Why we admire the amaryllis

Amaryllis plants commonly come in red and white, but they are available in shades from pink to burgundy in addition to bi-colored options. Wikipedia

Dear Aggie: I admire the amaryllis plants that are commonly grown during the holiday season. Are they difficult to grow?

Dear Amaryllis Admirer,

Amaryllis plants are truly impressive with their trumpet-shaped flowers up to 10-inches wide. The flowers are borne on stalks that are one to two feet tall. Common colors are red and white, but cultivars are available in shades from pink to burgundy in addition to bi-colored options. And yes, they are easy to grow and a great plant for beginners.

My grandfather grew an amaryllis every holiday season. They offer almost instant gratification which makes them good for kids and novice gardeners. Once they begin growing, they can increase their height as much as one inch per day. In fact, my grandfather would measure the growth of his plants each day and report on their gains.

The amaryllis grown as a houseplant is a bulb that is native to Central and South America. Amaryllis bulbs are available from local nurseries, through catalogs, and are common in big box stores around the December holidays. If you are selecting a bulb, make sure it is firm and has no signs of damage, decay, or mold. The larger the bulb, the more flowers it will produce.

The pot for your bulb should have holes in the bottom so water can drain freely. The pot diameter should be about one-inch wider than the widest part of the bulb and the pot height should be twice as tall as the bulb. You don’t want the plant to be cramped, but it doesn’t need a vast amount of space either.

Your bulb will come with instructions as per planting and care. In general, the bulb should be planted so that 1/3 to ½ of the bulb is visible above the soil. The bulb should not sit above the edge of the container. Water until the soil is thoroughly moist, allowing the water to drain freely from the pot. Place the pot on a saucer in a sunny window. Water when the top of the soil feels dry and pour off any water that accumulates in the saucer. When growth begins, fertilize with a water-soluble fertilizer at half of the rate that is recommended on the label. Once the flower buds begin to open, move the plant out of direct sunlight.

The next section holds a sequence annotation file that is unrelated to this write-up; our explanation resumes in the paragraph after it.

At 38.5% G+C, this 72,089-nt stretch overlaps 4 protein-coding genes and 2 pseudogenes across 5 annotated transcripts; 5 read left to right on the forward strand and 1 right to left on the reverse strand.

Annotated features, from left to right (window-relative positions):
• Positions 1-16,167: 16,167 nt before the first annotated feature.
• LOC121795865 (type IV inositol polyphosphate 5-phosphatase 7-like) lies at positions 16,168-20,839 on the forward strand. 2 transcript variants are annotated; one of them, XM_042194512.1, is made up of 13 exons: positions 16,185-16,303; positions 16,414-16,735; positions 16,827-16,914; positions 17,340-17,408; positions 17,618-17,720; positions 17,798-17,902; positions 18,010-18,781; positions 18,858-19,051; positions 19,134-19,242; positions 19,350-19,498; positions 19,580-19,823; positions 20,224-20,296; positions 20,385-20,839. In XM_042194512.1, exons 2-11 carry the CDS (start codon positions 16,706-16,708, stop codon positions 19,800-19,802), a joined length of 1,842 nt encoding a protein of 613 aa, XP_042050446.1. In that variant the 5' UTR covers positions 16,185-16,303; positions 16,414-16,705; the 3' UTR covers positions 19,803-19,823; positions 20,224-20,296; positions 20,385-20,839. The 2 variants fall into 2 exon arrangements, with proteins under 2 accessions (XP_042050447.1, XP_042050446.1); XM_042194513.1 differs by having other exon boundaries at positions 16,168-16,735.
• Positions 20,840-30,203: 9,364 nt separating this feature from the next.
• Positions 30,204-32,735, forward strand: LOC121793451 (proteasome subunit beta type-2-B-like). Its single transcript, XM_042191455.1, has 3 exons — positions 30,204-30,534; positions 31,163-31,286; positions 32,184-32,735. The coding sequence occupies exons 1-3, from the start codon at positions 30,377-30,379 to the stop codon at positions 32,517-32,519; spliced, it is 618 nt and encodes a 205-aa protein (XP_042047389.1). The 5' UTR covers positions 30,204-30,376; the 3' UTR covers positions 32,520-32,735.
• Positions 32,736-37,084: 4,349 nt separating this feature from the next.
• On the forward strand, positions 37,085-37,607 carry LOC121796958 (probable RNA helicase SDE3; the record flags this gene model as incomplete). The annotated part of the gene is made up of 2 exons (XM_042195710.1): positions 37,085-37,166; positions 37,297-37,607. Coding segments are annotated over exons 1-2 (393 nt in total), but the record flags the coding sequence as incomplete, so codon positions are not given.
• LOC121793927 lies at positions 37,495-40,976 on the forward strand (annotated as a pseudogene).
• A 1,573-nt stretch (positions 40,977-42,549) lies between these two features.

After the flowers fade, they should be cut off. Once the flower stalk turns yellow, it too should be removed. If you want blooms again next year, you must leave the long, strappy leaves which will feed the bulb. Grow your bulb through the spring and summer as a foliage plant. Keep the plant watered as above and place it in a bright location. After the risk of frost has passed, you can also place the potted bulb outdoors in a partly sunny location. Like any houseplant, you’ll need to gradually acclimate it to the outside environment. Be careful as direct sunlight can burn the leaves.

Most people allow their amaryllis to go dormant in the fall. Place the pot in a cool (50 to 60 degrees F), dark location like a basement or closet. Once the leaves have turned brown and dried out, cut them off. Leave the pot in the dark location for 8 to 12 weeks and do not water. After the rest period, the pot can be placed in a sunny window for more blooms. Flowering will occur in 4 to 6 weeks. Using this method, you can time flowering to coincide with holidays and gatherings.

Written by Sue Gwise, CCE consumer horticulture educator.

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